August 21, 2019 2:01 pm
Updated: August 21, 2019 2:24 pm

NDG residents file complaints over chemical vats, noise at construction site

WATCH: Large vats of chemicals at a construction site in NDG are garnering safety concerns from residents. Global's Brayden Jagger Haines reports.


Eight large vats containing chemicals have been sitting outside homes on Wilson Street in Montreal’s NDG neighbourhood for about a month.

The tubs, which hold hundreds of gallons of a blue liquid called Chemfloc AMX239, have garnered concerns from residents like Anita Berthier.

“It’s leaking onto the street and as a mother with a newborn baby I would like to know what these chemicals are and if they safe to be outside our homes,” she said.

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Berthier is one of the residents who has filed a formal complaint over the vat and what she describes as continuous noise from the construction site. She says she worries about the repercussions of having the vats of Chemfloc outside her home.

For more than four weeks, the residential street has been transformed into a worksite as crews replace the underground lead pipes with a new material.

Sanexen, a company that has operated in Montreal for over 20 years, is responsible for replacing the water system’s infrastructure. Crews are allowed to work from 7 a.m. to 7 p.m. on construction projects.

“It’s been a rough summer,” said Berthier.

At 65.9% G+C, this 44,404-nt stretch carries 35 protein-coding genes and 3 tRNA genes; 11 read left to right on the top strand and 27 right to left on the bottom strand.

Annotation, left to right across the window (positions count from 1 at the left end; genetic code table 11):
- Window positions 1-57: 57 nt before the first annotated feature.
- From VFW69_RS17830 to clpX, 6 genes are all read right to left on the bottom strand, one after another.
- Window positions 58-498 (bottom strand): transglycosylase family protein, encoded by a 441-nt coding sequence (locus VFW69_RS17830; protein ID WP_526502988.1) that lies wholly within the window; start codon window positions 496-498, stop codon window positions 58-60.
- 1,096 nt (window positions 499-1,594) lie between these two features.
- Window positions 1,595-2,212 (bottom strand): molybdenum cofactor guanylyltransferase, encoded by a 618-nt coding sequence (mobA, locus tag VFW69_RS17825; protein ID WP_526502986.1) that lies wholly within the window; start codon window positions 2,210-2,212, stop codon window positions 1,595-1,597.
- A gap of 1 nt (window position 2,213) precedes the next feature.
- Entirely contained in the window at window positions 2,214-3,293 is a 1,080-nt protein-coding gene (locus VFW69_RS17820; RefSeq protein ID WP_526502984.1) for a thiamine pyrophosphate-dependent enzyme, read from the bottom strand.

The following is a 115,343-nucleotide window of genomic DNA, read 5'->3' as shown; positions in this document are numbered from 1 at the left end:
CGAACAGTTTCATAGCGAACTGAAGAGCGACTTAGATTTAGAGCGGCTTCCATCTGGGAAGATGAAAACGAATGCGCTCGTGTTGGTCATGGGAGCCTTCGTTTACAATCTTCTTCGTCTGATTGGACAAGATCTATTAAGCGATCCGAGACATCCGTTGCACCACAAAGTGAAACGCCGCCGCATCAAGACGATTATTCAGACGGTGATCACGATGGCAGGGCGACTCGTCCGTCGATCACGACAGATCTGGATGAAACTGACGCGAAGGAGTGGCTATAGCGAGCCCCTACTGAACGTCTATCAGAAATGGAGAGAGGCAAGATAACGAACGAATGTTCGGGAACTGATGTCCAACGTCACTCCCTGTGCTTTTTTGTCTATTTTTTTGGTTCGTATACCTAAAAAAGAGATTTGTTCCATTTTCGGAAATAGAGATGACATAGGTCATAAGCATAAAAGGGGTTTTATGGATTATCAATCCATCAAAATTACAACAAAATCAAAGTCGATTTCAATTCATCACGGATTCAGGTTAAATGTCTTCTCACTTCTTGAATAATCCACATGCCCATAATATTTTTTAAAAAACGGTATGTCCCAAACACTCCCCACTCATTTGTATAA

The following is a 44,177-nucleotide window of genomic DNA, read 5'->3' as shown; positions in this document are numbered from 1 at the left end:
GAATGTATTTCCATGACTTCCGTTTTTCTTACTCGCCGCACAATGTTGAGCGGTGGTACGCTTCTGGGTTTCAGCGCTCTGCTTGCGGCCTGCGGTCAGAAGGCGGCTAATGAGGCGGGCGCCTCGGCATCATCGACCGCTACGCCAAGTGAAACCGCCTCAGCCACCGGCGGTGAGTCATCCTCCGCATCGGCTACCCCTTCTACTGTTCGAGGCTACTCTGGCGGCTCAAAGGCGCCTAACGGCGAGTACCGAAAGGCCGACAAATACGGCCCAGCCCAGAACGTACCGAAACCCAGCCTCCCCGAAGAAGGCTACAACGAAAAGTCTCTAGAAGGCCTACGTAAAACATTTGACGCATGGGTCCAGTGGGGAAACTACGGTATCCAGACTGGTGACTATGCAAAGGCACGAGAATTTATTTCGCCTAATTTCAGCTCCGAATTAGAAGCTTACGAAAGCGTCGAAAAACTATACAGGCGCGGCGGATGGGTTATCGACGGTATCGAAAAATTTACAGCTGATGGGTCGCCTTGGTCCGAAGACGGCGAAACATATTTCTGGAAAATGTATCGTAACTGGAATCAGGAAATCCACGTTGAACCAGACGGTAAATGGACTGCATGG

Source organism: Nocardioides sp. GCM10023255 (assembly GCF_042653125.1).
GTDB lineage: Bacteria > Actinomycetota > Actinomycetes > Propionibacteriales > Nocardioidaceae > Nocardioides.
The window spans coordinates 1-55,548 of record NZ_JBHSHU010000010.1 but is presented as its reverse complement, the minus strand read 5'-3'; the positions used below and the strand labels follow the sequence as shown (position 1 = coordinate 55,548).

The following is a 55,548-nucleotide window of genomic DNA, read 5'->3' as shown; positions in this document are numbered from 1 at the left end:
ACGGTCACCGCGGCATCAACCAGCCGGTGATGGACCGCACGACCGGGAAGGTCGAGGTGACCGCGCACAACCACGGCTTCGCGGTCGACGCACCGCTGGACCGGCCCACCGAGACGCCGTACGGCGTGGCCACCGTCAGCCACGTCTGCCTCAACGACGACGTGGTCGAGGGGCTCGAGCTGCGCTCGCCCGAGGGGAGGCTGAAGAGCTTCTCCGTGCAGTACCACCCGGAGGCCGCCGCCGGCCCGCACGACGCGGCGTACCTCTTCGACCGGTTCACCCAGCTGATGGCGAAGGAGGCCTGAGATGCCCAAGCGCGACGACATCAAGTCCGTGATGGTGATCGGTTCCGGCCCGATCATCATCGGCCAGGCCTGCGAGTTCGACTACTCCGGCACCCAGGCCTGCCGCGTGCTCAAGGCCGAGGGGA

“I was expecting it with a newborn but I wasn’t expecting all of this.”

Martin Bureau, Sanexen’s vice president of innovation, says Chemfloc AMX239 is necessary to facilitate construction.

The purpose of the chemical is to thicken the dry soil that is removed while digging underground, according to Bureau. Adding the product also makes it easier to transport the soil away from the work site.

Bureau insists Chemfloc is an environmentally friendly chemical and it does not pose a threat to residents.

“There is no harm or risk, no safety concerns. The product is like Jello,” Bureau said.

One worker went as far to say he would be willing to wash his hands with the product.

“It reduces the number of trucks in the street so it’s actually safer in the sense and it’s good for the environment,” Bureau said.

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The six-week project is nearly complete, according to Bureau. It is scheduled to end in about two weeks.

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